1 October 2014
Eight of the capital’s NHS trusts score in the bottom 10 of Macmillan Cancer Support’s 2014 patient experience league table of trusts in England, published today. But for the first time Macmillan says the ‘enormous efforts’ of London trusts to improve their patients’ experience of care are beginning to show results.
The Macmillan league table follows NHS England’s release last Thursday (Sept 25) of the National Cancer Patient Experience survey 2014 of just over 70,000 cancer patients. It asked 70 questions about patients’ experience of care – such as whether their diagnosis and treatment options were explained clearly to them; whether they felt supported in their care; and whether they felt they were treated with respect. The survey does not measure medical care.
Carol Fenton, Macmillan’s General Manager in London, says: “After four years of London trusts featuring in the bottom 10 of our league table, signs of improvement are visible, but there remain significant areas where improvement is needed. London trusts and their dedicated staff are making enormous efforts, but too many cancer patients in the capital are not yet getting the care they deserve. Macmillan Cancer Support is committed to working in partnership and sharing best practice with London trusts and others across the capital in order to urgently improve this.”
Areas where London trusts have shown improvements include :
• patients being given the name of the clinical nurse specialist in charge of their care
• patients being given written information about the type of cancer they have
• patients’ confidence and trust in ward nurses
• hospital staff telling patients they can get free prescriptions
As an example of progress, Macmillan cites one of last year’s bottom 10 trusts, St George’s Healthcare NHS Trust, which this year is in Macmillan’s ‘10 most improved’ trusts in England. Also, in 2013 London trusts appeared in the bottom 20% of survey responses a maximum of 55 times whereas in 2014 this has fallen to a maximum of 49 times.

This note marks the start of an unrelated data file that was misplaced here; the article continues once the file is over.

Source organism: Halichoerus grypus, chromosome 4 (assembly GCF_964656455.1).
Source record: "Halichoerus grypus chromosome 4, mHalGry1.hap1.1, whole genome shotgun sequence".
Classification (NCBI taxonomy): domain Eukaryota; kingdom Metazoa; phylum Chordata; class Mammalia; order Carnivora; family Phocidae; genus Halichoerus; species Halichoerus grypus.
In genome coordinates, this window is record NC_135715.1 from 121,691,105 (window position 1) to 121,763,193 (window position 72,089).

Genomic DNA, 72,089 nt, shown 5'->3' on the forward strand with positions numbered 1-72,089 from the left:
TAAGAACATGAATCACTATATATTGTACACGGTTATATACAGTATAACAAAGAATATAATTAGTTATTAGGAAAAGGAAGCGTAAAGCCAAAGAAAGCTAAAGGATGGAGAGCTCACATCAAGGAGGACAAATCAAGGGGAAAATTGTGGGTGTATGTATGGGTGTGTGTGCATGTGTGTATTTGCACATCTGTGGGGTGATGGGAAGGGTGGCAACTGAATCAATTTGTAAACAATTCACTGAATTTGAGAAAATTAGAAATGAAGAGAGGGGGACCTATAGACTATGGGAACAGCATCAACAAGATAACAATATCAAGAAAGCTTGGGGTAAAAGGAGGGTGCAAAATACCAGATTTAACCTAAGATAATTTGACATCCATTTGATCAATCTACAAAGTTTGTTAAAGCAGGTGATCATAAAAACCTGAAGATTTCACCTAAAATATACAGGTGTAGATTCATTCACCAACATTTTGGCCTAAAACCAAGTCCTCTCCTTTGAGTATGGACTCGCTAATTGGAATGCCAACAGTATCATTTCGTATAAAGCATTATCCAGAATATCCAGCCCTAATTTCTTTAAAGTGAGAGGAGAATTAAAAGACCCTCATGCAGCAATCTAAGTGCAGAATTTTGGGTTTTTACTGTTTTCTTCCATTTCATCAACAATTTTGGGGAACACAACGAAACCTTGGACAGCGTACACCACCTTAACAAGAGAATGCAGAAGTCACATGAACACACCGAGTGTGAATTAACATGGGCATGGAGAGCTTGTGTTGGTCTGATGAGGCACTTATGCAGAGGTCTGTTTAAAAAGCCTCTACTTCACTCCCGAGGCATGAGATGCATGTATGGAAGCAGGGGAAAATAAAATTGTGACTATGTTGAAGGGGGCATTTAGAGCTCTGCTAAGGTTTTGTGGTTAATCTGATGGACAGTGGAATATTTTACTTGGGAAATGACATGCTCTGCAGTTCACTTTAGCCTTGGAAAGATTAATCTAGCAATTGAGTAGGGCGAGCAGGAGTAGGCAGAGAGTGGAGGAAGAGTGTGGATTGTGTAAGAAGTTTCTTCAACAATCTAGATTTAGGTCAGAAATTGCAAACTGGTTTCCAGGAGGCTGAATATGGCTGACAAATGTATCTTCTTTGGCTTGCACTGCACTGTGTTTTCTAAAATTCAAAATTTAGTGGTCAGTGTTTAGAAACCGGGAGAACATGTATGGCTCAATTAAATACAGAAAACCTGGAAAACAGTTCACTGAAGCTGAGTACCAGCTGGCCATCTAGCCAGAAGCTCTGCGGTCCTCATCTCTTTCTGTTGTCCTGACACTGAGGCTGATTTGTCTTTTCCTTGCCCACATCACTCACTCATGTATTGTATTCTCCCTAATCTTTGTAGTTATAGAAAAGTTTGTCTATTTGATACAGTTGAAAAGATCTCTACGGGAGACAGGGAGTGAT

Areas where London trusts must improve include:
• all patients to be offered an assessment and care plan
• hospital staff giving patients enough emotional support
• patients feeling staff are doing everything to control the side effects of chemotherapy and radiotherapy
The challenge facing some of the capital’s trusts is illustrated by the experience of patient Diane Ennis (42), who was diagnosed with ovarian cancer in 2012 and treated in a London trust. She says the staff often appeared to lack compassion:
“I felt unimportant and dismissed by the staff. There were times when I had to tell them that they had already given me my medication. Once they tried to feed me when I was ‘nil by mouth’.”
Diane adds: “Patients would press their buzzers and nurses would just walk past. They would just leave them. For example, a woman on my ward wet herself and she lay there in her bed for hours. I had to get up and try to help her. I was very lucky that I had family and friends with me and supporting me, so that I wasn’t ignored or overlooked.”
Carol Fenton says enormous efforts are being made across London in partnership with Macmillan by NHS trusts, the Integrated Cancer Systems (London Cancer and London Cancer Alliance), Transforming Cancer Services in London and NHS England (London) to improve the experience of cancer patients. This includes such initiatives as:
• availability of clinical nurse specialists
• information and support for cancer patients
• training courses for NHS staff on how to better support patients
• improving the culture and behaviour of staff